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There are major slips, some flooding and houses and businesses being again inundated.
Finance Minister Grant Robertson says insurance companies are signalling the flooding will be the biggest non-earthquake event the country has seen.
But there are signs things a beginning to return to normal as Auckland Airport returns to normal flight operations.
Earlier, the new Minister for Auckland Michael Wood said volunteers had been out in his Mt Roskill electorate helping to evacuate vulnerable residents.
There were also reports of flooding and landslips in Devonport, Auckland Emergency Management says.There are still deep pools in dips in roads around the central city suburbs of Sandringham and St Lukes as well as near Eden Park and flooding in Onehunga and around Glenfield /Wairau where there was extensive flooding on Friday.
Waka Kotahi said numerous sections of Auckland's motorways were flooded due to significant rainfall, with some sections unpassable.
More than 3000 homes and businesses were without power earlier today, largely due to trees falling on powerlines.
MetService forecaster John Crouch said about 20-30mm an hour of "intense rainfall" had fallen in Auckland city early this morning, but the rain band was moving south a bit faster than thought earlier.
MetService says the bulk of the heavy rain had moved into Auckland and Coromandel with the latter warned to expect 100 to 150mm of rain about the ranges, with lesser amounts about the coast.
The red heavy rain warning, severe thunderstorm watch, and the strong wind watch all ended for Northland at 4am.
"The situation here continues to be serious and this rain going through this morning, on its own it wouldn’t be such an issue but it's coming on top of what has been a very serious weather bomb event for the region.
"Things are very sodden, we’re not out of the woods yet, we’re asking people to stay vigilant, stay informed and look after friends and family," he said.
Auckland mayor Wayne Brown has urged residents to "stay home" wherever possible.
That includes two dozen people sheltering at an emergency community hub in Auckland's Mt Roskill who were placed in hotel and motel rooms last night.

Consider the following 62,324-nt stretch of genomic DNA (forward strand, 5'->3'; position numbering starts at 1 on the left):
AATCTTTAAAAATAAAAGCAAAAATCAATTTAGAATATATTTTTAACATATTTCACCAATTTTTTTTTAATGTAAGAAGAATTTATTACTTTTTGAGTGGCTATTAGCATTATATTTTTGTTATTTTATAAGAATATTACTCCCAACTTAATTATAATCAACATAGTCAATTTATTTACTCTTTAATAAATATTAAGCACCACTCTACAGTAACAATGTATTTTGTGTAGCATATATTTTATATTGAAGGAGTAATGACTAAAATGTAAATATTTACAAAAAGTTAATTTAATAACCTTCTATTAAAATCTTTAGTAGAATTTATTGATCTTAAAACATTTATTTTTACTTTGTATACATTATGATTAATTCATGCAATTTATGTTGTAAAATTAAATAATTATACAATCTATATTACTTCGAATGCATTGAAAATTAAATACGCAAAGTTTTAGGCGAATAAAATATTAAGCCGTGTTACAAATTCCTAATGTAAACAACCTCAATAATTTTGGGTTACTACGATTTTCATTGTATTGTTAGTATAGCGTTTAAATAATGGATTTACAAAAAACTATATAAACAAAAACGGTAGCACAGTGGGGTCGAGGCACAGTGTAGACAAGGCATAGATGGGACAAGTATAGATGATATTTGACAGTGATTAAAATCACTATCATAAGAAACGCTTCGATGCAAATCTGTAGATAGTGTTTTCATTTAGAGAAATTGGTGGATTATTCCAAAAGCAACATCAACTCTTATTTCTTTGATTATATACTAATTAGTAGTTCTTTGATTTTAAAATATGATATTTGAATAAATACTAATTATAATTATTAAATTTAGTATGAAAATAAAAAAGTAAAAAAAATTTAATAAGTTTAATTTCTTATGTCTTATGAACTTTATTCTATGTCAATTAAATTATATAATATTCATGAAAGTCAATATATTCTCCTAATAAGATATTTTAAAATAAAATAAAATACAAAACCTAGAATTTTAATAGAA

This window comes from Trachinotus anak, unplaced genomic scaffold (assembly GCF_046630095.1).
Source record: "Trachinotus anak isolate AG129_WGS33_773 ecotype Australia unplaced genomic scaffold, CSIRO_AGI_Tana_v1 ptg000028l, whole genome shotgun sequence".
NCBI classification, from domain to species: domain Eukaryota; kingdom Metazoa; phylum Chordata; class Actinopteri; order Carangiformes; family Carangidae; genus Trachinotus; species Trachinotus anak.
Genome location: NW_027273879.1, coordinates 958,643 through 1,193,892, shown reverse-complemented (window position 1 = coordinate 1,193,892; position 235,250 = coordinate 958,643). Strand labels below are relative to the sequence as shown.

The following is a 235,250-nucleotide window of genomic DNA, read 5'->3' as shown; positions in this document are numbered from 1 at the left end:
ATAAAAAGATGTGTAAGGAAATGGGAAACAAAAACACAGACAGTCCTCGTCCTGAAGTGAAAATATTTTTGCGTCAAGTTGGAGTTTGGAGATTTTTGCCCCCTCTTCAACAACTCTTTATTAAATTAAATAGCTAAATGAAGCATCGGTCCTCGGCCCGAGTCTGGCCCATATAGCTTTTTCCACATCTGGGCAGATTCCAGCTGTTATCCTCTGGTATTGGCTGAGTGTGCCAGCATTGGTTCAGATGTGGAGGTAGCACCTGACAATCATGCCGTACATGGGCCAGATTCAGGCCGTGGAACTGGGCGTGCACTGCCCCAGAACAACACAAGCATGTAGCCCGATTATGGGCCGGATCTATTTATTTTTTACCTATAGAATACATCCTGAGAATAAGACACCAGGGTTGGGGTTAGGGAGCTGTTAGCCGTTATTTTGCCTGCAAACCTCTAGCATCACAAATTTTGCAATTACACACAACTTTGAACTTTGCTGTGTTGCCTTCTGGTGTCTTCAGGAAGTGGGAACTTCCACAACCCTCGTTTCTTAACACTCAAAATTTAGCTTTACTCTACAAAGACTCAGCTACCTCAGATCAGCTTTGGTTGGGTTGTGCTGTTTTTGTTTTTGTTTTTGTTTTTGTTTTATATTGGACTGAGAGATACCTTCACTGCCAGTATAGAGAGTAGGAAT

So far, more than 100 homes have been red-stickered and 375 have been yellow-stickered.
Fire and Emergency NZ has responded to 63 incidents since 6am, including rescues.
The majority of the callouts were regarding fallen powerlines and flooding.
Pens Cook, whose home is next door to the entrance to Grey Lynn Park, said this morning the water came up to the calf of his leg at the height of the rainfall about 6.20am.
He said the rain running off the park was worse than Friday, which he put down to the drainage.
"My son got up to have a look and said you had better move the cars," said Cook, who lost several cars to the floods on Friday.The bottom floor of Pens' ground floor, where his son sleeps, was completely flooded on Friday, saying he had been using a dehumidifier to dry out the floor and pull out the Gib and insulation when the rain hit again this morning.
Cook said three 9-metre jumbo bins of rubbish had been taken away from his property since Friday.
Grey Lynn Park again had a lake of water this morning, although much smaller than on Friday.
"It's just horrible for some people," she said.
Northland breathes sigh of relief
The state of emergency declared for Northland yesterday in response to the region's red heavy rain warning was lifted at 10am today.
The region had bands of heavy rain through the night, but fears the region would be hit as hard as Auckland was at the weekend proved unfounded.
The most rain fell around Whangārei airport, with 60mm in the eight hours to 4am today, with half of that falling in one hour around 9pm.
Northpower said more than 500 customers suffered a power cut just before 11pm after trees fell across lines. As of 9am Wednesday the power was still out west of Waipu, near Waiotira and Springfield, according to Northpower's outage map.
With just a "normal" amount of rain forecast for next couple of days, Northland Civil Defence Emergency Management chair and deputy mayor Kelly Stratford told Morning Report many residents could now go about their "normal business".
"Yesterday was, as things developed through the day and the weather pattern was quite fast in the beginning and it slowed down, there was a couple of hours there where that sense of uncertainty was heightened.
"But gosh, in the afternoon as it bounced off, deflecting -I think we were all sending positive energy and it just skirted around us. We were all very happy."
Asked for advice, she said to not hang any washing outside just yet.
"We've got showers coming. I think we'll all still be using our drying racks."
- Additional reporting NZ Herald